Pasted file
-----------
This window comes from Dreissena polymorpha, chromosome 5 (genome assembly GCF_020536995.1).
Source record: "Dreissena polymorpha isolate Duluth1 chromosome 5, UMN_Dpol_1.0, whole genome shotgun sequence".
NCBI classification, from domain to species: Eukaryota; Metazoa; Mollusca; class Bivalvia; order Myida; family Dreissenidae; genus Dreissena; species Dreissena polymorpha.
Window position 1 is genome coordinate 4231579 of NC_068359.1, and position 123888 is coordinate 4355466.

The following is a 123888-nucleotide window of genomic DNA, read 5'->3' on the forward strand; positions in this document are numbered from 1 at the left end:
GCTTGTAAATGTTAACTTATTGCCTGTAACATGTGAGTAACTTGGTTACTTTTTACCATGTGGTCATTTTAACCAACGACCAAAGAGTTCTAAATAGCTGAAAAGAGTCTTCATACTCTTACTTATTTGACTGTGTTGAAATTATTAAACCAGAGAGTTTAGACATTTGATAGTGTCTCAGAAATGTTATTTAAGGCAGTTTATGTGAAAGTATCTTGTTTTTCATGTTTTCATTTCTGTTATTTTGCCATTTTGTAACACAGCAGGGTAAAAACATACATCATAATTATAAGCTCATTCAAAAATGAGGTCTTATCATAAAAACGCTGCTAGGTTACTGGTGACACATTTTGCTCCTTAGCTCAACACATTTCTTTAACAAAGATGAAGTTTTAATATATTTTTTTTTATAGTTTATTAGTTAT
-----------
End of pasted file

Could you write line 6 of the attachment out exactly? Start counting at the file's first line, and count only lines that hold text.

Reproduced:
GCTTGTAAATGTTAACTTATTGCCTGTAACATGTGAGTAACTTGGTTACTTTTTACCATGTGGTCATTTTAACCAACGACCAAAGAGTTCTAAATAGCTGAAAAGAGTCTTCATACTCTTACTTATTTGACTGTGTTGAAATTATTAAACCAGAGAGTTTAGACATTTGATAGTGTCTCAGAAATGTTATTTAAGGCAGTTTATGTGAAAGTATCTTGTTTTTCATGTTTTCATTTCTGTTATTTTGCCATTTTGTAACACAGCAGGGTAAAAACATACATCATAATTATAAGCTCATTCAAAAATGAGGTCTTATCATAAAAACGCTGCTAGGTTACTGGTGACACATTTTGCTCCTTAGCTCAACACATTTCTTTAACAAAGATGAAGTTTTAATATATTTTTTTTTATAGTTTATTAGTTAT